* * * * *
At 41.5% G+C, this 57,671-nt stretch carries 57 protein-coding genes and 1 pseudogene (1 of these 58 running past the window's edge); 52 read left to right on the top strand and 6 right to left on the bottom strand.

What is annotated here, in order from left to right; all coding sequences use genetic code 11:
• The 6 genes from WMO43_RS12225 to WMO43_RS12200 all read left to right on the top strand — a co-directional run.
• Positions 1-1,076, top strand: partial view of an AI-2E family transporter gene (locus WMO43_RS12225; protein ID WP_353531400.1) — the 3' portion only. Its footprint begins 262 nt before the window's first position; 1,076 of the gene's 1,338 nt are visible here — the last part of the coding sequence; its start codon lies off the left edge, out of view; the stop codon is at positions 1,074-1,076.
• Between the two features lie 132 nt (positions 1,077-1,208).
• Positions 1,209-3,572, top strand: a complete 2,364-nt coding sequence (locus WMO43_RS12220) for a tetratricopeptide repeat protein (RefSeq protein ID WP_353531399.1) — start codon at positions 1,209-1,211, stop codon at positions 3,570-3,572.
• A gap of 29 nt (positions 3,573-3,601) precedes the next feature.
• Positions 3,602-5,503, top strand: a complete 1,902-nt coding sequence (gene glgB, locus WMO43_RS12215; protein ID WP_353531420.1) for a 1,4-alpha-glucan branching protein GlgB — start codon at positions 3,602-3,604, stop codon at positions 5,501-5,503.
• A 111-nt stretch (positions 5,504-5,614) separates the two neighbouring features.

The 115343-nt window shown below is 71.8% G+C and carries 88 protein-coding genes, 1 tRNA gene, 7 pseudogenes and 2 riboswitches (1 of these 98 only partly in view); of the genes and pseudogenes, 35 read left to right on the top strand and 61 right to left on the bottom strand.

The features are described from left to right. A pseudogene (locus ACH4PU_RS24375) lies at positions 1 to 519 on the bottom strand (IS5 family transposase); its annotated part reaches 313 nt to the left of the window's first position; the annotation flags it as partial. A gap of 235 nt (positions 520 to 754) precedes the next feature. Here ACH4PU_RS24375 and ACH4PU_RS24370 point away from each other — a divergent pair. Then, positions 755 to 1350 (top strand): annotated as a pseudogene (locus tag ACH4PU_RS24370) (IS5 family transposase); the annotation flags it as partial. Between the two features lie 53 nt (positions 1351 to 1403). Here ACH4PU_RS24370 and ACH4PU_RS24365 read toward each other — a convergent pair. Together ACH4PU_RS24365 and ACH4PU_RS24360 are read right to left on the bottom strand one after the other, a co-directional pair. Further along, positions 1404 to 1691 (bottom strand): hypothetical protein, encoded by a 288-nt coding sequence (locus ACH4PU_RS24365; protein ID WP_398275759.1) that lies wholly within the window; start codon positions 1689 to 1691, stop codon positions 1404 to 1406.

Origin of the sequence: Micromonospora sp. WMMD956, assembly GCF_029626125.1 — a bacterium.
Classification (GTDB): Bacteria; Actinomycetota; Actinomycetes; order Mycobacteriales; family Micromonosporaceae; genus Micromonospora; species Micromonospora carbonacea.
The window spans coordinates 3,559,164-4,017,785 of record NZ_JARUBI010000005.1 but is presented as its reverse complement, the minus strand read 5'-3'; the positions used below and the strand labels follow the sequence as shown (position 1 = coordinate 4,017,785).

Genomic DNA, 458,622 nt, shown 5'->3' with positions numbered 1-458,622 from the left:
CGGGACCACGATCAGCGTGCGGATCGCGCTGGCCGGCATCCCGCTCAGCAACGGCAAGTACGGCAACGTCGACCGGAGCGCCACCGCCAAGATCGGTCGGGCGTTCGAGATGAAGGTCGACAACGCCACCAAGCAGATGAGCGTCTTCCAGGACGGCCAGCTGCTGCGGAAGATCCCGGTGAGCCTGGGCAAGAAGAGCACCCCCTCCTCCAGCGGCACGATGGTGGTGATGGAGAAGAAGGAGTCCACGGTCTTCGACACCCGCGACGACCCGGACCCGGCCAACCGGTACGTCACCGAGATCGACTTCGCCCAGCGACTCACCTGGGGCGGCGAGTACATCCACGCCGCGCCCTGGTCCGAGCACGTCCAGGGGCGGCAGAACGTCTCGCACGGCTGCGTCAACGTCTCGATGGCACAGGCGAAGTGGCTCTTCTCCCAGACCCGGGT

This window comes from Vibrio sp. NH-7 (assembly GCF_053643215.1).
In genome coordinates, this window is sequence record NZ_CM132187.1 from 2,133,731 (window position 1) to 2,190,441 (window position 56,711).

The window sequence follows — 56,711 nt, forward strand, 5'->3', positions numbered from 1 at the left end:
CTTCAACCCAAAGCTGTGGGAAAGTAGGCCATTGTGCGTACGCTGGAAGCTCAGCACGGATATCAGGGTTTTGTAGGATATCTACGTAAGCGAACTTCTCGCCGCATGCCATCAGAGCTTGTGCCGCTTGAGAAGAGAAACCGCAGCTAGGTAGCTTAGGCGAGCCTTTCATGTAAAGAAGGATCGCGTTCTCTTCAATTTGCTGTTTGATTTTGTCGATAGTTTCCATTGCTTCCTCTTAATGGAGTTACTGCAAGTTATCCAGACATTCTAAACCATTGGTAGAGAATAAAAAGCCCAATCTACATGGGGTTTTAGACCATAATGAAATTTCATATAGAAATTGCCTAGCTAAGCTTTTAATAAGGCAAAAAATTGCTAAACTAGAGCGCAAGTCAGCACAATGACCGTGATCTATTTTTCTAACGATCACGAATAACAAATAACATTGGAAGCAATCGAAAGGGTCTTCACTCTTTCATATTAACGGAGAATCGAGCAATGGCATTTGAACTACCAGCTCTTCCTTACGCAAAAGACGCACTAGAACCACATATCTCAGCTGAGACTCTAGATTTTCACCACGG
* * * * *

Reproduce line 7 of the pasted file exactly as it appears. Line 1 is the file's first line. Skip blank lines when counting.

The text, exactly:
• A gap of 29 nt (positions 3,573-3,601) precedes the next feature.